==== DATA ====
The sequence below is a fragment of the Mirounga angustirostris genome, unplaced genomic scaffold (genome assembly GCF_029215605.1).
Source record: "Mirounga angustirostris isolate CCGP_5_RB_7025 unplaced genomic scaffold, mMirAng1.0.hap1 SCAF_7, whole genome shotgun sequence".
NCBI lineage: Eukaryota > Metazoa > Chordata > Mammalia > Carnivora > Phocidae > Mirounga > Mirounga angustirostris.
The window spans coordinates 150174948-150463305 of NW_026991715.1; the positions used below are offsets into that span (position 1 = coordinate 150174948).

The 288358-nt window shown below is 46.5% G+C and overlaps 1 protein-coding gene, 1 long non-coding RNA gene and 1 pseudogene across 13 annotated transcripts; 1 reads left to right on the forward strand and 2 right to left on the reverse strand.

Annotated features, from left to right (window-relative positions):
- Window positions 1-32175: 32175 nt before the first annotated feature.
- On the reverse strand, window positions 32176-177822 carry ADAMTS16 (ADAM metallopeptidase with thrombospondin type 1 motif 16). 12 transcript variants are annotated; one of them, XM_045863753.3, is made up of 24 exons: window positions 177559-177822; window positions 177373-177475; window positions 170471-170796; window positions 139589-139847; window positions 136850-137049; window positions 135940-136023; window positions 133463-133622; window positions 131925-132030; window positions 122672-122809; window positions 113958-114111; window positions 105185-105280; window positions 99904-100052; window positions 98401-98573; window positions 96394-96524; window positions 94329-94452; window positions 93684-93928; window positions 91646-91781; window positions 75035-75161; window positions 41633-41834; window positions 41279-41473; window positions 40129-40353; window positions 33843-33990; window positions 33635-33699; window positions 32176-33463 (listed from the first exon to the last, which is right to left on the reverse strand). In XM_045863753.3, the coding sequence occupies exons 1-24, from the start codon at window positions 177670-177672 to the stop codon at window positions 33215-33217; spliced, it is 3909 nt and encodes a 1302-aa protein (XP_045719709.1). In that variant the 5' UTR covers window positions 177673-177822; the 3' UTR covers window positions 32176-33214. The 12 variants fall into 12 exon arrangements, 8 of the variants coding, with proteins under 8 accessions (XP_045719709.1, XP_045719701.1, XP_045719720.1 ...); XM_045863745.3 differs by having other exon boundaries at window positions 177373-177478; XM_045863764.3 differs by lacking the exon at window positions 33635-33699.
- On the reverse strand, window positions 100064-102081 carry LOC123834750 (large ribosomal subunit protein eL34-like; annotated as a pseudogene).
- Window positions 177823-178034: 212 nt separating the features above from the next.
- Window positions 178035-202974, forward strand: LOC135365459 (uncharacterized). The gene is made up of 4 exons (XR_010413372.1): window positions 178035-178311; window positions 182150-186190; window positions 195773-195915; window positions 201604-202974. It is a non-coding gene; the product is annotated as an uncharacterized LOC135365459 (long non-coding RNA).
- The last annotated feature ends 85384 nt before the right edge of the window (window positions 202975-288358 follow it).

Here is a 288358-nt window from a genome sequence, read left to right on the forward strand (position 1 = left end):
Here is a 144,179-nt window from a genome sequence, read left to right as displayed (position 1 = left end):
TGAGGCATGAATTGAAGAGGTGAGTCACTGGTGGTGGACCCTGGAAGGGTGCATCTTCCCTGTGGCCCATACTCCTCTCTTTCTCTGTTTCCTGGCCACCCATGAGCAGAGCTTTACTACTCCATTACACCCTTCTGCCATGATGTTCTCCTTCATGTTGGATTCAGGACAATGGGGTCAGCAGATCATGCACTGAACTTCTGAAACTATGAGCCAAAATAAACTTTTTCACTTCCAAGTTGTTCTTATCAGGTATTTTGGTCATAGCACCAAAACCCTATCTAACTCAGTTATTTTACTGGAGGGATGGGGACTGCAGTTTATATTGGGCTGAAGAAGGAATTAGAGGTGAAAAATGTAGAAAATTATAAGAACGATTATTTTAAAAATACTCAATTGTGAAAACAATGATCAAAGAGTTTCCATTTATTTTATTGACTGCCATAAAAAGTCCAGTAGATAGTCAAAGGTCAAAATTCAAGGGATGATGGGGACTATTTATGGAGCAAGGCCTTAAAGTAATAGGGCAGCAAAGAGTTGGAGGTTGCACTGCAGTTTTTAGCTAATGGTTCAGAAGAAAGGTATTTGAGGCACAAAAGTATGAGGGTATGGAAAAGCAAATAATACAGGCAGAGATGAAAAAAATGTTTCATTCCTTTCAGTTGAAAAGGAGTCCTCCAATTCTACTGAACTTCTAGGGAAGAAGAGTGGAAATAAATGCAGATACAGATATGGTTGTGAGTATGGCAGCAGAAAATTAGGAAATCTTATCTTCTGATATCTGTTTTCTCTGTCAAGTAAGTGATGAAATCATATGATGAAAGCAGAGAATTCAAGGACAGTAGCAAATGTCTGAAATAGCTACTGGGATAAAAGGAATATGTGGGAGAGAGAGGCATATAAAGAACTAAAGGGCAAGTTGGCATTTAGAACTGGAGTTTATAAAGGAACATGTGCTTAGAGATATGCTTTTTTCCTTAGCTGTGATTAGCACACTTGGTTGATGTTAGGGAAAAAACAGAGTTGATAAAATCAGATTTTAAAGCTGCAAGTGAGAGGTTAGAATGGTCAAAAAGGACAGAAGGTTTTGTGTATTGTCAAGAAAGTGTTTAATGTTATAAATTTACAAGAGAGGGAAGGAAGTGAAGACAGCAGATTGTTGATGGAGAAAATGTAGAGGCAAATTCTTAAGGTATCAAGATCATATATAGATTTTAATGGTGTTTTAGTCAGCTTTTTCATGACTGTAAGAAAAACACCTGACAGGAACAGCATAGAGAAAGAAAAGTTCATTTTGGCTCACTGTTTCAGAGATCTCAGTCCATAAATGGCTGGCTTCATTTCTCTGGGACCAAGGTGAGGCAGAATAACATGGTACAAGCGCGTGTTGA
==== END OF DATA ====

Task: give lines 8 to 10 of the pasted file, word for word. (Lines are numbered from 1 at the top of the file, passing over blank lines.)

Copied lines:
- On the reverse strand, window positions 32176-177822 carry ADAMTS16 (ADAM metallopeptidase with thrombospondin type 1 motif 16). 12 transcript variants are annotated; one of them, XM_045863753.3, is made up of 24 exons: window positions 177559-177822; window positions 177373-177475; window positions 170471-170796; window positions 139589-139847; window positions 136850-137049; window positions 135940-136023; window positions 133463-133622; window positions 131925-132030; window positions 122672-122809; window positions 113958-114111; window positions 105185-105280; window positions 99904-100052; window positions 98401-98573; window positions 96394-96524; window positions 94329-94452; window positions 93684-93928; window positions 91646-91781; window positions 75035-75161; window positions 41633-41834; window positions 41279-41473; window positions 40129-40353; window positions 33843-33990; window positions 33635-33699; window positions 32176-33463 (listed from the first exon to the last, which is right to left on the reverse strand). In XM_045863753.3, the coding sequence occupies exons 1-24, from the start codon at window positions 177670-177672 to the stop codon at window positions 33215-33217; spliced, it is 3909 nt and encodes a 1302-aa protein (XP_045719709.1). In that variant the 5' UTR covers window positions 177673-177822; the 3' UTR covers window positions 32176-33214. The 12 variants fall into 12 exon arrangements, 8 of the variants coding, with proteins under 8 accessions (XP_045719709.1, XP_045719701.1, XP_045719720.1 ...); XM_045863745.3 differs by having other exon boundaries at window positions 177373-177478; XM_045863764.3 differs by lacking the exon at window positions 33635-33699.
- On the reverse strand, window positions 100064-102081 carry LOC123834750 (large ribosomal subunit protein eL34-like; annotated as a pseudogene).
- Window positions 177823-178034: 212 nt separating the features above from the next.